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HOWTO insert a file (100KB) in a database

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mac
thanks,

mac
Nov 16 '05 #1
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i am not sure exactly what you want but i guess you want
to read data from a file and insert it into a data base.
that should be quite easy and straight forward.
use a stream reader object to read the data from the file
and use ado.net objects to insert each data (preferrably
each line) into the database. you will use a connection
object, and a command object and you will have to create
some adhoc query string. it is easy trust me.
cheers!
-----Original Message-----
thanks,

mac
.

Nov 16 '05 #2

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If you are using SQLServer, you will probably want to take a look at the BCP
utility. Check it out in your SQL BOL (books on-line documentation).

"mac" <ma***************@OVOemail.htnet.hr> wrote in message
news:cd**********@bagan.srce.hr...
thanks,

mac

Nov 16 '05 #3

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*WHAT* database??

And more importantly: *WHY* do you want to do that in the first
place??

MS SQL Server stores its data in 8K pages, so a 100K file would take
up at least 13 pages or more - and it's not really a very fast, quick
operation to store or retrieve a file from a SQL Server database.

My tip: think real hard about why you want to store the file INSIDE
the database - is that REALLY necessary?? If ever possible, DON'T -
use some other means to link the database and the file.

Current relational databases usually don't handle larger chunks of
data too well...... no matter how you do it.

Marc
Nov 16 '05 #4

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Marc Scheuner [MVP ADSI] <m.********@inova.SPAMBEGONE.ch> wrote in
news:sv********************************@4ax.com:
*WHAT* database??

And more importantly: *WHY* do you want to do that in the first
place??
Makes for a nice document repository that is easy to back up. All files
inside the database file. Both Microsoft Content Management Server and
Sharepoint server technologies store binary objects in the database.
MS SQL Server stores its data in 8K pages, so a 100K file would take
up at least 13 pages or more - and it's not really a very fast, quick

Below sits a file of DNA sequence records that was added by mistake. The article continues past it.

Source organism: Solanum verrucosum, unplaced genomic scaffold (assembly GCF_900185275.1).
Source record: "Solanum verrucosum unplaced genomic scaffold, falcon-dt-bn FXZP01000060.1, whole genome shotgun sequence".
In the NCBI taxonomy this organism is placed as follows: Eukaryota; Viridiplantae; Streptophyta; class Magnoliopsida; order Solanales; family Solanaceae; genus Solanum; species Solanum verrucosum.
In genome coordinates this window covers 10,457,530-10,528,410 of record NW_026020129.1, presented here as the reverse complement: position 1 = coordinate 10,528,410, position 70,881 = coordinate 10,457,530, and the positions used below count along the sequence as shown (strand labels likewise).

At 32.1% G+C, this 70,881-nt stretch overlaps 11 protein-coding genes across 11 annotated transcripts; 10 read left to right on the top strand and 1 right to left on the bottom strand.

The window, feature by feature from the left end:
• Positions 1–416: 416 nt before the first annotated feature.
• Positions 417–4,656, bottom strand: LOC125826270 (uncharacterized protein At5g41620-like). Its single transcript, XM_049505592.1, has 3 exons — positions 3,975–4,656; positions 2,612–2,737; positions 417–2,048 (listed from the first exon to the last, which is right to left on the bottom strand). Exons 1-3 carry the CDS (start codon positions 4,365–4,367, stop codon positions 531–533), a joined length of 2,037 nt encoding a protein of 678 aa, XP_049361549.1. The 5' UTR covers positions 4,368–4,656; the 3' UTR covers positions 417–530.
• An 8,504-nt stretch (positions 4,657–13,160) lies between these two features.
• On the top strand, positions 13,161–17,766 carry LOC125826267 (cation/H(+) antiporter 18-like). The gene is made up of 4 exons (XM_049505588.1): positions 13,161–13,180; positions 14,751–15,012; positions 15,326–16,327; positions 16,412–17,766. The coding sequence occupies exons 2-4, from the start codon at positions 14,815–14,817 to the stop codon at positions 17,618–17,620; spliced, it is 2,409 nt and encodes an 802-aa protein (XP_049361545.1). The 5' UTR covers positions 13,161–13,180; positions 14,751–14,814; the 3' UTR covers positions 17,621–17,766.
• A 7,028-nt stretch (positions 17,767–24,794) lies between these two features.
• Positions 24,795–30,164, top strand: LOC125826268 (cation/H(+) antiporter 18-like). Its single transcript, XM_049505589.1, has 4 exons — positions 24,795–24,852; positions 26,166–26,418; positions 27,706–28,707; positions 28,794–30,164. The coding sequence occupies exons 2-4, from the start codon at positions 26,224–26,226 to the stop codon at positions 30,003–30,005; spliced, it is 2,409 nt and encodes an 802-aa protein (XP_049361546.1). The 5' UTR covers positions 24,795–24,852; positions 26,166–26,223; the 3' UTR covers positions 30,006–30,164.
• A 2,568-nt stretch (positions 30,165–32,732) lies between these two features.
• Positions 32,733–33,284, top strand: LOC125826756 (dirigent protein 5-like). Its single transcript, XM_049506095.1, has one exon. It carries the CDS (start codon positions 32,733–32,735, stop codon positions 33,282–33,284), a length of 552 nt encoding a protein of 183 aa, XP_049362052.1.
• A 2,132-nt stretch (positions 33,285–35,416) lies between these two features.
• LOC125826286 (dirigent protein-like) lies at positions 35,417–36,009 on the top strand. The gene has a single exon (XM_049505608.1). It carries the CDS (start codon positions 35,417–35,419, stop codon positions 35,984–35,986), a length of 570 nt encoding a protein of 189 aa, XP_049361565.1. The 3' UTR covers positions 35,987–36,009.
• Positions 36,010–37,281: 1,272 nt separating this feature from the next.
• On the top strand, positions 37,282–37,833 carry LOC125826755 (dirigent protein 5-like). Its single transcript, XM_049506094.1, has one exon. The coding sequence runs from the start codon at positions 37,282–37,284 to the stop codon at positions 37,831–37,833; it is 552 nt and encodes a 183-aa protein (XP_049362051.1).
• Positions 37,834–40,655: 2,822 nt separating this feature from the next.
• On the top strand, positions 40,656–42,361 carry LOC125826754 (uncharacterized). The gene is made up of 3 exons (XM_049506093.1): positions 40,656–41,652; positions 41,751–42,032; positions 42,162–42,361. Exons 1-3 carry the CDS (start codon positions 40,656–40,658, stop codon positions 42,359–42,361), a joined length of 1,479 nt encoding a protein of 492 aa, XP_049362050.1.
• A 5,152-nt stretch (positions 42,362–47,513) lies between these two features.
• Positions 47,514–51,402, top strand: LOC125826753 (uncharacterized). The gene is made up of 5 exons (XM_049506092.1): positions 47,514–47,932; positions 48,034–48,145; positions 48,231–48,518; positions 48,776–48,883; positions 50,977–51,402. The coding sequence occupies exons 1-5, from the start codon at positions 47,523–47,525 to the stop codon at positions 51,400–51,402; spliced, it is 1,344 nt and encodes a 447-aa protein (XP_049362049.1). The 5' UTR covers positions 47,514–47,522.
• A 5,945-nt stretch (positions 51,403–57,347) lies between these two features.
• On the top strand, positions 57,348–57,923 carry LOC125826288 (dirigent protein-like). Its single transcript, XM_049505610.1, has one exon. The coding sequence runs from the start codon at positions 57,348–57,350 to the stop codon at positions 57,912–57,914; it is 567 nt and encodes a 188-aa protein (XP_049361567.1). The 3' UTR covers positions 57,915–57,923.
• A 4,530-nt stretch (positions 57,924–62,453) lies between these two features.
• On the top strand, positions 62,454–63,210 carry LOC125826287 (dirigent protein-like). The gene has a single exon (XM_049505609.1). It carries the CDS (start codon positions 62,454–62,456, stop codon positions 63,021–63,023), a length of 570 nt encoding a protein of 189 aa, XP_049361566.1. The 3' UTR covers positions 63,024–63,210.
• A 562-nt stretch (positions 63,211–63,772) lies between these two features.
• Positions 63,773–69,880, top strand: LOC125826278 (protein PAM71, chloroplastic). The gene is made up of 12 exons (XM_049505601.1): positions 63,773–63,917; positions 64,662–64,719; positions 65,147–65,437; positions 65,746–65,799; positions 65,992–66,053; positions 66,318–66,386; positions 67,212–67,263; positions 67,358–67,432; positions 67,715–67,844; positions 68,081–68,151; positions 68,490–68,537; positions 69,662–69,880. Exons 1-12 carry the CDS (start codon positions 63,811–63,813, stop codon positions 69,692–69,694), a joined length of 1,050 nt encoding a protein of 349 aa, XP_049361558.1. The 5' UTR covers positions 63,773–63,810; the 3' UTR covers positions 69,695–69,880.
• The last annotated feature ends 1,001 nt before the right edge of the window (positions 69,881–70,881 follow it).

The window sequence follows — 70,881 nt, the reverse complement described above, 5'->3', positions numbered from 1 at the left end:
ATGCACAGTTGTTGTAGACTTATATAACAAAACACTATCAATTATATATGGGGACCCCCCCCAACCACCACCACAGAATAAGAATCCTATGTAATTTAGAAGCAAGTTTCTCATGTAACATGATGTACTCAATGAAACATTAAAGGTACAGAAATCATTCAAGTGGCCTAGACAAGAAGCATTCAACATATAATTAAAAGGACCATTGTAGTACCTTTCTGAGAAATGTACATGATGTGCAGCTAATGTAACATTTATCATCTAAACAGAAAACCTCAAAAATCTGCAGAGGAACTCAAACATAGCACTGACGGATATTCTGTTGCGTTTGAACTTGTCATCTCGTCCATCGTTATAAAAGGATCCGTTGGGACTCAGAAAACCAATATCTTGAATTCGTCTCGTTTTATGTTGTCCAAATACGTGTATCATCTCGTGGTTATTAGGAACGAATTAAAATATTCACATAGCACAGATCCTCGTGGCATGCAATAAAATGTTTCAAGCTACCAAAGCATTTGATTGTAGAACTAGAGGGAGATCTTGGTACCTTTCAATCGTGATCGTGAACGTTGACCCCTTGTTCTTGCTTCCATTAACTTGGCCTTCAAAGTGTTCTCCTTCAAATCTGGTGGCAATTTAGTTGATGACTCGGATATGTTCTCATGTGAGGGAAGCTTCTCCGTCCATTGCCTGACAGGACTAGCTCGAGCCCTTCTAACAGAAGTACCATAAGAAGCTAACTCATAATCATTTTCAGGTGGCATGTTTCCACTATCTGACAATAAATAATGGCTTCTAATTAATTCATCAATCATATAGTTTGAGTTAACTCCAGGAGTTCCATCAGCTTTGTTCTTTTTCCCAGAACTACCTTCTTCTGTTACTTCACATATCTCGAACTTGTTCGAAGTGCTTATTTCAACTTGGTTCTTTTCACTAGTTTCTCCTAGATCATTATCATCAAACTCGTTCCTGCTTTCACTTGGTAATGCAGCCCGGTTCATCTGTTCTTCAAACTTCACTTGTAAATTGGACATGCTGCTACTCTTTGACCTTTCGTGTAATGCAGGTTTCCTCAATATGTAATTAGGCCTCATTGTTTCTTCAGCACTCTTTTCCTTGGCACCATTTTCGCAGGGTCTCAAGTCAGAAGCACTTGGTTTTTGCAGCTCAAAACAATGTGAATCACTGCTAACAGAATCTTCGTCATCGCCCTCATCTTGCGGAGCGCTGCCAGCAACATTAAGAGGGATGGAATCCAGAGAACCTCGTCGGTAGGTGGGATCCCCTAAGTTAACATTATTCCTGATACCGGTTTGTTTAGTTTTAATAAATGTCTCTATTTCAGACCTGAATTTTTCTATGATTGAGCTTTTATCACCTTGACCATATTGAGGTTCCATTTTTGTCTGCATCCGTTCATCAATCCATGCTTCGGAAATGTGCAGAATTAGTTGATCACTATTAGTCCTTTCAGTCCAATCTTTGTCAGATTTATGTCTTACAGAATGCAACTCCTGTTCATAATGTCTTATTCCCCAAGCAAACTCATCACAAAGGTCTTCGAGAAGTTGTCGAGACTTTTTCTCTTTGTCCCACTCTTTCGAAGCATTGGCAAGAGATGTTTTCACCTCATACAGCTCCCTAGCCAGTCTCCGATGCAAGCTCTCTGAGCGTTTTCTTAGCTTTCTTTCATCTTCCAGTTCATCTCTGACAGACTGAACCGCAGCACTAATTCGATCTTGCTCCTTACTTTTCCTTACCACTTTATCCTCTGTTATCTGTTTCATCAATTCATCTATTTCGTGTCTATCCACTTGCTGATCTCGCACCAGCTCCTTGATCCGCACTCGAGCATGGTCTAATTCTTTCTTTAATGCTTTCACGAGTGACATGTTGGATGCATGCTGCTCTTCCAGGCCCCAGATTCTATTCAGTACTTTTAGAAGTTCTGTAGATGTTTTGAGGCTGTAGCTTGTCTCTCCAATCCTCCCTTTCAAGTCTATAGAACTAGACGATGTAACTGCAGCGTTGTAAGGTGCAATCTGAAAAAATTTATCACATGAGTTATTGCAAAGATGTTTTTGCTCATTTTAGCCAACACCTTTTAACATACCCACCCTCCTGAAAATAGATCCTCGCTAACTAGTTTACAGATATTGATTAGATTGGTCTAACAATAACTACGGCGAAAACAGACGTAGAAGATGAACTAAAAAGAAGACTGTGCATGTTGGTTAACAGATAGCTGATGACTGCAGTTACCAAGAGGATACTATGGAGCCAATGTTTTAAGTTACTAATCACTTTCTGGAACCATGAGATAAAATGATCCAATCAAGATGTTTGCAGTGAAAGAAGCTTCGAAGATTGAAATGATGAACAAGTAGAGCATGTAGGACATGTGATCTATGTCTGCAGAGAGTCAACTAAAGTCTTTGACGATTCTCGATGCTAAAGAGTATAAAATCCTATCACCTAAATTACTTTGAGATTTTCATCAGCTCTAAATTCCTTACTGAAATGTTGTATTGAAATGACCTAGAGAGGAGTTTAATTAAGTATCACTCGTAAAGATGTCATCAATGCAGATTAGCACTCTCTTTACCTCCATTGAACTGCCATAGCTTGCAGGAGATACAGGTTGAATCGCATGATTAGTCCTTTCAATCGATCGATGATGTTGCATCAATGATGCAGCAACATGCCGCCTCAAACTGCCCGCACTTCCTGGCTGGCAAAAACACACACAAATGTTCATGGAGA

operation to store or retrieve a file from a SQL Server database.
Ummm, in SQL 6.5 that may have been true as it had to scan the page
chain but in SQL2K that is not really the case. While the data is
stored in multiple pages, it is organized in a very efficient B-tree
structure that it can navigate very quickly.

My tip: think real hard about why you want to store the file INSIDE
the database - is that REALLY necessary?? If ever possible, DON'T -
use some other means to link the database and the file.
It all depends on the situation. Maintaining the file's location in the
file system can be a real hassle and you're counting on nobody moving or
deleting the file. Saving the file in the database also allows you to
track changes to the file and implement versioning control. (although
writing this on your own is crazy with so many products out there that
already do this)

Current relational databases usually don't handle larger chunks of
data too well...... no matter how you do it.


Some do, some don't. SQL2000 does a very good job of it.

Check out this kb article on msdn for some examples of how to do this:
http://support.microsoft.com/default...b;en-us;317043

Dave
Nov 16 '05 #5

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>Ummm, in SQL 6.5 that may have been true as it had to scan the page
chain but in SQL2K that is not really the case. While the data is
stored in multiple pages, it is organized in a very efficient B-tree
structure that it can navigate very quickly.


Well, maybe so - we haven't had much success with it yet. Also, the
TEXT, NTEXT, VARBINARY and IMAGE columns tend to force certain
restrictions on tables (like you can't replicate and some triggers
won't work), which is still a nuisance. I'm hoping SQL Server 2005
will alleviate these problems, and make storing BLOBs inside tables a
"natural" way of doing business!

Marc
Nov 16 '05 #6

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